I used to hunt elk with a cowboy named Ettinger who’d had his skull kicked in by a rodeo bronc. He could tell when it was about to snow because the decreasing atmospheric pressure caused the gases in his head to expand, which pressed against the metal plate in his skull and gave him a headache. Most of us (luckily) don’t have anything like this to rely on. Instead, we adjust a radio dial or click a mouse. But if we pay attention to nature’s forecasters-clouds, stars, and barometric pressure-we may be rewarded with information that’s more accurate.
Reading the sky Speaking broadly, the higher the cloud cover, the better the weather. Start worrying when clouds combine and the sky turns milky. Mare’s tails that resemble apostrophes and mar an otherwise clear sky precede precipitation by up to 15 hours, giving, say, an observant antelope hunter enough time to get out of the badlands before rain turns the dirt roads into gumbo. A “mackerel sky” of overlapping altocumulus clouds is also a reliable long-range forecaster of souring weather. (To learn more about what cloud formations herald, see Sportsman’s Notebook, February 2004.)
Halos around the sun or moon are caused by ice crystals refracting light; they often presage an approaching warm front. Precipitation may not follow, but the brighter the circle, the greater the likelihood, hence the proverb-“Halo around sun or moon, rain or snow soon.” A red moon caused by dust pushed by a low-pressure front also portends rain.
Pressure Points Barometric pressure is another key to predicting weather. My friend Ettinger’s headaches were a result of the same principle that causes swamps to stink more before rain-as pressure drops, the methane trapped on the bottom releases in greater quantities. Sounds such as birdcalls or the ringing of an axe also become sharper prior to stormy weather, as low-lying dense air causes sound waves to bend back toward the earth. And campfire smoke stays low.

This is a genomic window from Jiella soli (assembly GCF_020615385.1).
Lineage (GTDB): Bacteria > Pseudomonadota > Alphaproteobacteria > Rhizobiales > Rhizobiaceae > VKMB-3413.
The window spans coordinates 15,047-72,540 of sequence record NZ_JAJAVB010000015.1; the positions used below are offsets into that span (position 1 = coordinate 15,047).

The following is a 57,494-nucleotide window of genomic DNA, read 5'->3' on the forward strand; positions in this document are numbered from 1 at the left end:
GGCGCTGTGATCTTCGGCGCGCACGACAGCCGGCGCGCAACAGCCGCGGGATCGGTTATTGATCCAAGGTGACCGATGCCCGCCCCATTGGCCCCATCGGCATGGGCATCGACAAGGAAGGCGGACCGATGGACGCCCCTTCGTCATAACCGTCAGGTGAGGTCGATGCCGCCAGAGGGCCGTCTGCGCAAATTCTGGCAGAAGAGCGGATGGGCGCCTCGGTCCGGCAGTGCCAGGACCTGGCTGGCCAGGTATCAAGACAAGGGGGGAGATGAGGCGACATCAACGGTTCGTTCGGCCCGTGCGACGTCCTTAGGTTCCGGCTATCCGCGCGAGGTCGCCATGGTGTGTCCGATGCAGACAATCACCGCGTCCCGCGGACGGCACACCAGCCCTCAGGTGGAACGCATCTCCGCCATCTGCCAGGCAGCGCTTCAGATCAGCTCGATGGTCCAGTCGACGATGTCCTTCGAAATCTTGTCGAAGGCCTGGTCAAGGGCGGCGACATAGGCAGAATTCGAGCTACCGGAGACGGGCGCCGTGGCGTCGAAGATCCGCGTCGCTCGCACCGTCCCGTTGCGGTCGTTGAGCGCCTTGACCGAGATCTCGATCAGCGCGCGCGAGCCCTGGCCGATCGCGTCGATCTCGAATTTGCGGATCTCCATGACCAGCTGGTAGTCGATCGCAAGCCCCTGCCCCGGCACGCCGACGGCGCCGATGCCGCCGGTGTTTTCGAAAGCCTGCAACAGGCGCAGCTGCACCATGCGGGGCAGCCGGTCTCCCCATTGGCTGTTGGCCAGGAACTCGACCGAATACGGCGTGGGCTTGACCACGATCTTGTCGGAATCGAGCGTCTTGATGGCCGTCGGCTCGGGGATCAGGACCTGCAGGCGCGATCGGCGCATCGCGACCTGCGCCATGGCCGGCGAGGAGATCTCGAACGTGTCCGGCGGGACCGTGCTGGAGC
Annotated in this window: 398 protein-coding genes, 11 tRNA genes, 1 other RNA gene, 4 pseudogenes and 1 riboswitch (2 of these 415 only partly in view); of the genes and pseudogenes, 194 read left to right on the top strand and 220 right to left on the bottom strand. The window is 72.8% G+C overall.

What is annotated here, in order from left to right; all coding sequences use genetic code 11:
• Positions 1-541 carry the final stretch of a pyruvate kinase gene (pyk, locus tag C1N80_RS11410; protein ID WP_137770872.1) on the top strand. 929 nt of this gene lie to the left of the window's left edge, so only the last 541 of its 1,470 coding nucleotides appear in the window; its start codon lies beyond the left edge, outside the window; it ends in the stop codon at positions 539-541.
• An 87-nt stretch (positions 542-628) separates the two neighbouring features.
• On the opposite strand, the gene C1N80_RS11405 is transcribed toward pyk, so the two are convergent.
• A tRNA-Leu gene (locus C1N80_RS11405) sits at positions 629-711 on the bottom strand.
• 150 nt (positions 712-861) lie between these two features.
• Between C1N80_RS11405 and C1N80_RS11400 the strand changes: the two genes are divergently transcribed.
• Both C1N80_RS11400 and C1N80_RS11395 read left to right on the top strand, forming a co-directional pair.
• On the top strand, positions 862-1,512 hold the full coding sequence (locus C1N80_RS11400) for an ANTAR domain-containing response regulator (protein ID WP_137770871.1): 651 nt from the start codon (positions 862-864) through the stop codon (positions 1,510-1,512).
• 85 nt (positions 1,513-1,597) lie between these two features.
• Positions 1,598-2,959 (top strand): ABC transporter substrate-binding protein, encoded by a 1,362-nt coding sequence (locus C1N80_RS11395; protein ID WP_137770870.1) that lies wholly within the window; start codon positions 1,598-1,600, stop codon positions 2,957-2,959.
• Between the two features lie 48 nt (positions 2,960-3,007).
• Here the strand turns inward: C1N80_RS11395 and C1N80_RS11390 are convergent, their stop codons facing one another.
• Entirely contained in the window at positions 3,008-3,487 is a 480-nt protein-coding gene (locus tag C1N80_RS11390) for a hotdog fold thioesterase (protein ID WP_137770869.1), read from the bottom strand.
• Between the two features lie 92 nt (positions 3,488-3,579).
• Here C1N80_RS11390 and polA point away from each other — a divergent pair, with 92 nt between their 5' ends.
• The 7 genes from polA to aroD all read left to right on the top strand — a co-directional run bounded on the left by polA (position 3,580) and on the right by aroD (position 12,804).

Conversely, high pressure dissipates scents and sounds and allows smoke to rise. With high pressure, dust particles suspend at higher altitudes, turning the moon and sky hazy. When the next low-pressure system advances, those particles fall toward the ground, and the moon and the mountains loom large and clear. Will knowing about mare’s tails and moon halos help you fill a deer tag or coax a trout to open its mouth? Maybe not. But by paying attention, you will have traveled closer to the heartbeat of nature, which is hunting and fishing’s truest reward.
Animal Oracles Fact or Fiction?
- Swallows high, staying dry; swallows low, wet will blow. Fact. In good weather, high-pressure systems carry insects aloft on warm thermal currents, making birds fly higher for their dinner.
- When the groundhog sees his shadow, there will be six more weeks of winter. Fiction. No animal can predict long-range shifts in weather.
- Deer feed heavily before a storm. Fact. Many mammals are sensitive to changes in air pressure and some can pick up low-frequency sound waves made by approaching storms, spurring them to fill their bellies before seeking shelter.
- Goose honk high, weather fair. Goose honk low, weather foul. Fact. Geese choose altitudes where dense air provides lift for their wings. On sunny days, this may be thousands of feet up; it is closer to the ground when a low-pressure air mass moves in.
- Coming rain brings frogs out of the water and into song. Fact. When air is dry, frogs rest low in the water; high humidity brings them onto land. Why they croak more-crows and ducks are also noisy on a falling barometer-nobody knows.
- Before the rain, bees stay close to the hive and ants march in a straight line. Fact. Both probably pick up changes in atmospheric pressure and draw closer to cover.
- When the woolly bear’s brown band is wide, a bad winter abides. Fiction. Animals can’t predict climmate changes; they react only to prevailing atmospheric shifts.
- When the cicada falls silent, look to the sky for thunder. Fact. Cicadas can’t vibrate their wings in high humidity, so they are quiet before rain. -K.M.